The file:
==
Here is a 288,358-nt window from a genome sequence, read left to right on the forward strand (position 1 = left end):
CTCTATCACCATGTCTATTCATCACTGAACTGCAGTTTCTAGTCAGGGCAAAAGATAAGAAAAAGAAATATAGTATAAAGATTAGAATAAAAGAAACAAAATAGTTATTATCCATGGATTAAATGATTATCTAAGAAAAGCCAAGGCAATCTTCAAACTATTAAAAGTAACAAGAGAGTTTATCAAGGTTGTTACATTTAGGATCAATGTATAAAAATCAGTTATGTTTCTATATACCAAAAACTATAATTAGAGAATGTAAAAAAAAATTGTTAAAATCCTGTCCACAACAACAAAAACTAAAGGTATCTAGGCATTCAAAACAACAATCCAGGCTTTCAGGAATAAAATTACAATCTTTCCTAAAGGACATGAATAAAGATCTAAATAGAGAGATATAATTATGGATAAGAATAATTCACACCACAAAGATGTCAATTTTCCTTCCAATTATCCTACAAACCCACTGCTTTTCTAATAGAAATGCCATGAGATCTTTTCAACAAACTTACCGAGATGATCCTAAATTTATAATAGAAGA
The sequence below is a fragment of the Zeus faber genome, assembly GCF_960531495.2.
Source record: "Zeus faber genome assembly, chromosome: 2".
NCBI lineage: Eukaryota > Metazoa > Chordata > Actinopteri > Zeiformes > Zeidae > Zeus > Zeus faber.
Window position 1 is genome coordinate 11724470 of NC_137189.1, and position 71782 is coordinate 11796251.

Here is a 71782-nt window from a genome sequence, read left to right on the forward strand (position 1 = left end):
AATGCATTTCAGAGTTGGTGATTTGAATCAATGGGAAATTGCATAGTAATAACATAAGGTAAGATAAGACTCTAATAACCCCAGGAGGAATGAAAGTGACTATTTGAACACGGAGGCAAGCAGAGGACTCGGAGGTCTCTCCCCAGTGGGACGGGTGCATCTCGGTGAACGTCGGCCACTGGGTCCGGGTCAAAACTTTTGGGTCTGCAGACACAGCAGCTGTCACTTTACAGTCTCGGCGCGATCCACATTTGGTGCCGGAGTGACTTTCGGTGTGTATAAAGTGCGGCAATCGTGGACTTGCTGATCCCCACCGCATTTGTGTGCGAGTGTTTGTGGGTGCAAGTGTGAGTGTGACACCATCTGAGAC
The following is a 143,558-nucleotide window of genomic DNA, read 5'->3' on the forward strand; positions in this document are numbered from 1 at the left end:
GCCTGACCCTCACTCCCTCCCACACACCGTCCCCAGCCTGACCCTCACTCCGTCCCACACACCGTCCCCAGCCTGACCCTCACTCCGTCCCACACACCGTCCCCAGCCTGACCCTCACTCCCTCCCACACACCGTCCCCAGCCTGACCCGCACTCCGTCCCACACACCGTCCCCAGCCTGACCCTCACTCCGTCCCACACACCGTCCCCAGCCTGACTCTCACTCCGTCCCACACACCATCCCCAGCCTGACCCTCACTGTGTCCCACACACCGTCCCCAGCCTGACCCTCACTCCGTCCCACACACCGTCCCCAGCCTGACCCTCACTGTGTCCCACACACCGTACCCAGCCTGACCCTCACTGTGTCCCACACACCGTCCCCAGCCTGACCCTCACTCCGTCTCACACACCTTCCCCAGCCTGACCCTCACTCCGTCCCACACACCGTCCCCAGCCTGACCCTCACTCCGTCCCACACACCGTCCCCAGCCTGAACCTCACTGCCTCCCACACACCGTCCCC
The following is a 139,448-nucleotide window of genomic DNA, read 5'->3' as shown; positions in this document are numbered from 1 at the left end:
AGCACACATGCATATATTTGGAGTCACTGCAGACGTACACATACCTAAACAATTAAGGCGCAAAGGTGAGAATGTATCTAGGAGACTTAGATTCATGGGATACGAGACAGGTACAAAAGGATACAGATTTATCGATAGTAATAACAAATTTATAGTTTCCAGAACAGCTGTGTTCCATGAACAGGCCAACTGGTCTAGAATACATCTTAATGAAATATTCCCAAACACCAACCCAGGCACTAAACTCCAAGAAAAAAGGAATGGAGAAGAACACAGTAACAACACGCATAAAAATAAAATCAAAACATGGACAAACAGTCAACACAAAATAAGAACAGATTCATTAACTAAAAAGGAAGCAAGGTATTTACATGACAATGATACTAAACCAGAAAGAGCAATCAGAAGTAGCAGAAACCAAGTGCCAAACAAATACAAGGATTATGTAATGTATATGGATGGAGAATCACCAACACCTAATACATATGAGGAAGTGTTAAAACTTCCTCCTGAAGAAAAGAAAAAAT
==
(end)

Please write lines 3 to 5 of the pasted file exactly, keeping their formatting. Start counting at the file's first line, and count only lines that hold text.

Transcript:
The sequence below is a fragment of the Zeus faber genome, assembly GCF_960531495.2.
Source record: "Zeus faber genome assembly, chromosome: 2".
NCBI lineage: Eukaryota > Metazoa > Chordata > Actinopteri > Zeiformes > Zeidae > Zeus > Zeus faber.